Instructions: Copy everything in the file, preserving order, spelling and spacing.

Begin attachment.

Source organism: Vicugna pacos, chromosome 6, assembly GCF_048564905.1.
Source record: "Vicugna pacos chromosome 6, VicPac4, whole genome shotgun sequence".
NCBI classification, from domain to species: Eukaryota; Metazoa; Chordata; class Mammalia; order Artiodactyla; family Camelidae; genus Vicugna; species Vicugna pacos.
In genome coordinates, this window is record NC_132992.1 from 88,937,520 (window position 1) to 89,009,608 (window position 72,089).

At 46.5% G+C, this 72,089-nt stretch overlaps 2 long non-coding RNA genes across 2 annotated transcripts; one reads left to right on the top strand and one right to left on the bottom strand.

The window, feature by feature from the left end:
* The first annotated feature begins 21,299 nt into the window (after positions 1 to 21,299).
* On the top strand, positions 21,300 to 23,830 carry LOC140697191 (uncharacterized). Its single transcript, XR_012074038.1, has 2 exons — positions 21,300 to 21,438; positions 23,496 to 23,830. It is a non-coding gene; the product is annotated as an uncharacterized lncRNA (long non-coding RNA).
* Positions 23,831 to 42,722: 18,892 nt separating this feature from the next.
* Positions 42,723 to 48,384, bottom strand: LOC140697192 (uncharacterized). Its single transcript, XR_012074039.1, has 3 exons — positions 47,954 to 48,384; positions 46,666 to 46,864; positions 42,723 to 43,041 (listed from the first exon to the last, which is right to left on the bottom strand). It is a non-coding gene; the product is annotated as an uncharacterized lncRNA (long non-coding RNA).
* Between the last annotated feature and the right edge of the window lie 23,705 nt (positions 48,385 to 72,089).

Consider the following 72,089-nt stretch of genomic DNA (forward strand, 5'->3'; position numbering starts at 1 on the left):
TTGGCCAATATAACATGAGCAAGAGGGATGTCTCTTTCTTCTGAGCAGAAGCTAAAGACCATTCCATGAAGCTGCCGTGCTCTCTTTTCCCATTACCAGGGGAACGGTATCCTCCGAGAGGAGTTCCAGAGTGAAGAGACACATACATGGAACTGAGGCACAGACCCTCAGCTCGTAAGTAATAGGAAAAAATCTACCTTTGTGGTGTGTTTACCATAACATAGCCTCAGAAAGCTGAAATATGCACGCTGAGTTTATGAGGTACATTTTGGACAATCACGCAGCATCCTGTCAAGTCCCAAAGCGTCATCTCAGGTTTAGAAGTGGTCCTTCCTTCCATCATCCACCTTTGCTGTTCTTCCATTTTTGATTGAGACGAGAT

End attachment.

Source organism: Vicugna pacos, chromosome 6, assembly GCF_048564905.1.
Source record: "Vicugna pacos chromosome 6, VicPac4, whole genome shotgun sequence".
NCBI classification, from domain to species: Eukaryota; Metazoa; Chordata; class Mammalia; order Artiodactyla; family Camelidae; genus Vicugna; species Vicugna pacos.
In genome coordinates, this window is record NC_132992.1 from 88,937,520 (window position 1) to 89,009,608 (window position 72,089).

At 46.5% G+C, this 72,089-nt stretch overlaps 2 long non-coding RNA genes across 2 annotated transcripts; one reads left to right on the top strand and one right to left on the bottom strand.

The window, feature by feature from the left end:
* The first annotated feature begins 21,299 nt into the window (after positions 1 to 21,299).
* On the top strand, positions 21,300 to 23,830 carry LOC140697191 (uncharacterized). Its single transcript, XR_012074038.1, has 2 exons — positions 21,300 to 21,438; positions 23,496 to 23,830. It is a non-coding gene; the product is annotated as an uncharacterized lncRNA (long non-coding RNA).
* Positions 23,831 to 42,722: 18,892 nt separating this feature from the next.
* Positions 42,723 to 48,384, bottom strand: LOC140697192 (uncharacterized). Its single transcript, XR_012074039.1, has 3 exons — positions 47,954 to 48,384; positions 46,666 to 46,864; positions 42,723 to 43,041 (listed from the first exon to the last, which is right to left on the bottom strand). It is a non-coding gene; the product is annotated as an uncharacterized lncRNA (long non-coding RNA).
* Between the last annotated feature and the right edge of the window lie 23,705 nt (positions 48,385 to 72,089).

Consider the following 72,089-nt stretch of genomic DNA (forward strand, 5'->3'; position numbering starts at 1 on the left):
TTGGCCAATATAACATGAGCAAGAGGGATGTCTCTTTCTTCTGAGCAGAAGCTAAAGACCATTCCATGAAGCTGCCGTGCTCTCTTTTCCCATTACCAGGGGAACGGTATCCTCCGAGAGGAGTTCCAGAGTGAAGAGACACATACATGGAACTGAGGCACAGACCCTCAGCTCGTAAGTAATAGGAAAAAATCTACCTTTGTGGTGTGTTTACCATAACATAGCCTCAGAAAGCTGAAATATGCACGCTGAGTTTATGAGGTACATTTTGGACAATCACGCAGCATCCTGTCAAGTCCCAAAGCGTCATCTCAGGTTTAGAAGTGGTCCTTCCTTCCATCATCCACCTTTGCTGTTCTTCCATTTTTGATTGAGACGAGAT